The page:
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Microsoft's Attempt To Convert Users From Windows XP Backfires 860

Posted by Unknown Lamer
from the get-your-free-upgrade-to-ubuntu dept.
MojoKid writes "Microsoft has been loudly and insistently banging a drum: All support and service for Windows XP and Office 2003 shuts down on April 8. In early February, faced with a slight uptick in users on the decrepit operating system the month before, Microsoft hit on an idea: Why not recruit tech-savvy friends and family to tell old holdouts to get off XP? The response ... was a torrent of abuse from Windows 8 users who aren't exactly thrilled with the operating system. Microsoft has come under serious fire for some significant missteps in this process, including a total lack of actual upgrade options. What Microsoft calls an upgrade involves completely wiping the PC and reinstalling a fresh OS copy on it — or ideally, buying a new device. Microsoft has misjudged how strong its relationship is with consumers and failed to acknowledge its own shortcomings. Not providing an upgrade utility is one example — but so is the general lack of attractive upgrade prices or even the most basic understanding of why users haven't upgraded. Microsoft's right to kill XP is unquestioned, but the company appears to have no insight into why its customers continue to use the OS. "
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Microsoft's Attempt To Convert Users From Windows XP Backfires

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  • by Anonymous Coward on Wednesday March 05, 2014 @10:23AM (#46407585)

    ...to a Mac mini for $599 with the latest OSX.

    FUCK YOU!!!

    • by SJHillman (1966756) on Wednesday March 05, 2014 @10:35AM (#46407709)

      My grandmother refuses to upgrade because she's so in love with the greetings card workshop software that came with her first computer in the mid-90's. It's run fine on each computer since, but definitely won't run on Win 7 or 8 so she won't upgrade again. I don't think your solution is any better for her, and she's pretty representative of a large segment of the people still on XP.

      • by FuzzNugget (2840687) on Wednesday March 05, 2014 @11:32AM (#46408461)

        VirtualBox + Seamless mode + boot VM on host login.

        So automated, even your grandmother could use it. Throw in an SSD and the VM will work so smoothly, she won't even notice.

        • by LoRdTAW (99712) on Wednesday March 05, 2014 @12:54PM (#46409499)

          +1 informative.

          I did the same for our PC's at the family business. We use Peachtree 2004, and have been using Peachtree since 1999 or so. Of course it won't run in Windows 7 nor will it run under Wine. I moved the XP install from the P4 hardware to a virtualbox VM with a few registry hacks to change the disk controller (the blight of moving windows installs). I then bought new AMD APUs, motherboards and gave each one a 1tb hard disk and 8gb ram (a little over $300 in parts). Installed Xubuntu 12.04, VirtualBox and automatically start the XP VM in full screen.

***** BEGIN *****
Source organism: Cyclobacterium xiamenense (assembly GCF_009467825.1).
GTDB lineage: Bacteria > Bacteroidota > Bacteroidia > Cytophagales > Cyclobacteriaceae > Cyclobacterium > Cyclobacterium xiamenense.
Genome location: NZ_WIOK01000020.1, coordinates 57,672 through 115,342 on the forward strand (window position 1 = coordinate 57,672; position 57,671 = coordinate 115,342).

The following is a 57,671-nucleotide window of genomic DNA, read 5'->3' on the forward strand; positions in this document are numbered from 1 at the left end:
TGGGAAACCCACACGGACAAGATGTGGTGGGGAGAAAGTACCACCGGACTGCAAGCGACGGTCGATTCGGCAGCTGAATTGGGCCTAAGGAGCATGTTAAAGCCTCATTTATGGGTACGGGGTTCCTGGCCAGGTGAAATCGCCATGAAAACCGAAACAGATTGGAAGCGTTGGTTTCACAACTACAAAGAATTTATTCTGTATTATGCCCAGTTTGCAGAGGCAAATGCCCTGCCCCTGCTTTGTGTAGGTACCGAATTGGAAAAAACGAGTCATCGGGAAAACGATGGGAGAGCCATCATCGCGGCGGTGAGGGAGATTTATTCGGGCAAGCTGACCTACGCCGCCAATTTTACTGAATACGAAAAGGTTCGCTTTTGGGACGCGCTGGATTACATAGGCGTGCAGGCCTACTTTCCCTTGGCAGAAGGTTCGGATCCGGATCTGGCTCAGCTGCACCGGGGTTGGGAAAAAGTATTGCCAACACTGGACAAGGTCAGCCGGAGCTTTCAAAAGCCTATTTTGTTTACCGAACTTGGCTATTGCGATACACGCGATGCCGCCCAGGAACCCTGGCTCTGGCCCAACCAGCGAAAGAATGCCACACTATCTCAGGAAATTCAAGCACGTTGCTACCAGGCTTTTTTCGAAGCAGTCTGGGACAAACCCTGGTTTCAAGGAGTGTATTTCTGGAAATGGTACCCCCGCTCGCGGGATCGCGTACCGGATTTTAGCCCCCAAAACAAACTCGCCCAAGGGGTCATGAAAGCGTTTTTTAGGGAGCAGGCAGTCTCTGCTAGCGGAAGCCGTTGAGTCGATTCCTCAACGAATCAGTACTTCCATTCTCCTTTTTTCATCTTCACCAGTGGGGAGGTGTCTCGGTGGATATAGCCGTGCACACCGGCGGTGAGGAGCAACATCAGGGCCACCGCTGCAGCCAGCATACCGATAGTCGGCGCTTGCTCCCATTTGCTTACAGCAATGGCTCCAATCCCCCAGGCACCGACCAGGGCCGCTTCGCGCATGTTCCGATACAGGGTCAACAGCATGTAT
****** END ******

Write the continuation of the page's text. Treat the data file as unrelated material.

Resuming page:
No re-installing anything so downtime was about a day so and I did it on a sunday. My mother can't tell the difference and XP runs *way* smoother. The benefit comes from the faster CPU, more memory and faster HDD (vs the old 5400RPM ATA disk) for the VM. I can also snapshot the VM or move it to a new PC without worrying about hardware changes. The beauty of a VM: hardware abstraction.

          You only boot the system and start the software once a day so an SSD is overkill. I would skip the SSD as you really don't need it unless you have the money to spare or are loading large programs or files constantly. For basic desktop use 1TB is HUGE. I would rather more space for snapshots and other VM's if necessary. A 1TB WD Blue is about 55 bucks on newegg.

        • VirtualBox + Seamless mode + boot VM on host login.

          So automated, even your grandmother could use it. Throw in an SSD and the VM will work so smoothly, she won't even notice.

          And this is for his grandmother?

      • If you're talking about the Broderbund Printshop software, it works quite well under Wine.

        http://appdb.winehq.org/object... [winehq.org]

      • by unixisc (2429386) on Wednesday March 05, 2014 @01:21PM (#46409859)

        My grandmother refuses to upgrade because she's so in love with the greetings card workshop software that came with her first computer in the mid-90's. It's run fine on each computer since, but definitely won't run on Win 7 or 8 so she won't upgrade again. I don't think your solution is any better for her, and she's pretty representative of a large segment of the people still on XP.

        But that's easily solved by XP Mode, which can be downloaded from Microsoft's site. So let's say she has a computer w/ Windows 7 and needs to run this, she can, for this application, run XP mode, run her greetings & card workshop in that Window, and she'd be just fine. She doesn't have to put up w/ all the security holes that won't be patched under XP moving forward.

  • by NotDrWho (3543773) on Wednesday March 05, 2014 @10:26AM (#46407615)